I had originally planned to slap some desktop Linux on the Pine 64, but instead I'm sticking with Android. Here's why:

The choice of operating system, outside of political ideology, very much depends on what you are going to do on a system. I am going to use this machine as an entertainment hub, to watch movies, listen to music and do some casual gaming. I'm also going to use it for writing work, and maybe for some light image editing. That’s pretty much it. I may install this PC in my kids' room so they can use it.

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Nokia Confirms That It Will Announce New Android-Running Devices Later This Year

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Android

Nokia executive Mike Wang has confirmed that that the company is indeed planning to reveal three or four new Nokia-branded devices running Google’s Android mobile operating system, according to Android Authority.

The three or four new device will actually be composed of both smartphones and tablets. Although Nokia will make its official announcements before the end of 2016, the new devices may possibly be launched in 2017. The release date of the new Nokia Android devices will apparently depend on the company’s testing and development.

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Android Leftovers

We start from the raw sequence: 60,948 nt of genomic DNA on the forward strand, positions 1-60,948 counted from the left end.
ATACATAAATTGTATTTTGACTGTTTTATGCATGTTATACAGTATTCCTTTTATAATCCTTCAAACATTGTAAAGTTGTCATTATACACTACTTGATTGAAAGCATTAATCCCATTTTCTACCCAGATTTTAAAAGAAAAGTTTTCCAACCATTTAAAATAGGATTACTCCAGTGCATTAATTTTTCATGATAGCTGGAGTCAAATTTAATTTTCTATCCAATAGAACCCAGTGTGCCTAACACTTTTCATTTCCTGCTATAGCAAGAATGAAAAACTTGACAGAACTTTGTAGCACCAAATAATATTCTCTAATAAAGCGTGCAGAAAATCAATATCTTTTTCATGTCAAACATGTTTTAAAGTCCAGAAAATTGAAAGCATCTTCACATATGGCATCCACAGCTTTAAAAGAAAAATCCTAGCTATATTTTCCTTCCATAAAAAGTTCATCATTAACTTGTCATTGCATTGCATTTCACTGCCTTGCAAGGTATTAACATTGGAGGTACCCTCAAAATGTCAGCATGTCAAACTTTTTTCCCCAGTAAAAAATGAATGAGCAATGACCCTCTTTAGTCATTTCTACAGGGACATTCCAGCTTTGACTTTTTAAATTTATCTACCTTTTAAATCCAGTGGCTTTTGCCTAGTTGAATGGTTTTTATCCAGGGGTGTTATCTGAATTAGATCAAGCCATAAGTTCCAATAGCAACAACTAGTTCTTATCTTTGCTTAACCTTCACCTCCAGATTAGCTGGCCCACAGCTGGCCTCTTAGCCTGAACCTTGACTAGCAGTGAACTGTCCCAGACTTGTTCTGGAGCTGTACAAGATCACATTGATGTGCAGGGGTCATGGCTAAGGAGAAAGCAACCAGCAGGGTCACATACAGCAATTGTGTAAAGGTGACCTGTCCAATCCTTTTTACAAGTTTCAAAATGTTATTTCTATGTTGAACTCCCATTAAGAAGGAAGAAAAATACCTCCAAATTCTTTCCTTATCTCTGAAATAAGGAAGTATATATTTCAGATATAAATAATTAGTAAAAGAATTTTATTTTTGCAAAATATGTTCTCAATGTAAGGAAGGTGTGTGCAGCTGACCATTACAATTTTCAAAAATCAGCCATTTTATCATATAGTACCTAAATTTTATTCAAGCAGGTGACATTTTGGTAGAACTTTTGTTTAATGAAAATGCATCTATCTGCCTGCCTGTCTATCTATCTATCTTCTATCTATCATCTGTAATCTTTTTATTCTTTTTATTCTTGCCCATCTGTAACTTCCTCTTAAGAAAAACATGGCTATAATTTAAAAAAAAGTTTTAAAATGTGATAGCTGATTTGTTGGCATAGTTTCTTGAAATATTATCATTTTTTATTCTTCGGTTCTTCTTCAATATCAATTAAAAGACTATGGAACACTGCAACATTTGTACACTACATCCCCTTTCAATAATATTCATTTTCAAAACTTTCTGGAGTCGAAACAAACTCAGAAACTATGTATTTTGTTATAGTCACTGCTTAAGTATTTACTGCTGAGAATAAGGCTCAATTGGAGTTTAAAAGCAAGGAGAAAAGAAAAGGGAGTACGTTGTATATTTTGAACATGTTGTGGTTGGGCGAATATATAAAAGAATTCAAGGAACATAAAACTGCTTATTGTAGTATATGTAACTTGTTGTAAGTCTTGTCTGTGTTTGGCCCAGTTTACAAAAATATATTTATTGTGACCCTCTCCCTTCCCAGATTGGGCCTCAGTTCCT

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Android

i.MX6 Pico-ITX and mini-PC run Android, Ubuntu, and Yocto

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Android
Ubuntu

Logic Supply’s Embux-made Pico-ITX SBC runs Android and Linux on an i.MX6 DualLite, and is also available in a mini-PC.

Logic Supply is reselling an Embux-manufactured Pico-ITX form-factor “ICM-2010 2.5”” SBC and “ICS-2010” mini-PC. The SBC starts at $193, plus $29 for an 8GB SD card equipped with Android, Ubuntu, or Yocto Project based Linux. A power adapter adds another $30. The products are designed for applications including industrial control, home automation, kiosk, digital signage, or robotics applications.

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Android Leftovers

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Android
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Avidemux 2.6.13 Open-Source Video Editor Gets AAC/ADTS Import and Export

The developers of the Avidemux open-source and cross-platform video editor software have announced a new maintenance update in the 2.6 series, bringing multiple improvements, bug fixes, and a handful of new features. Read more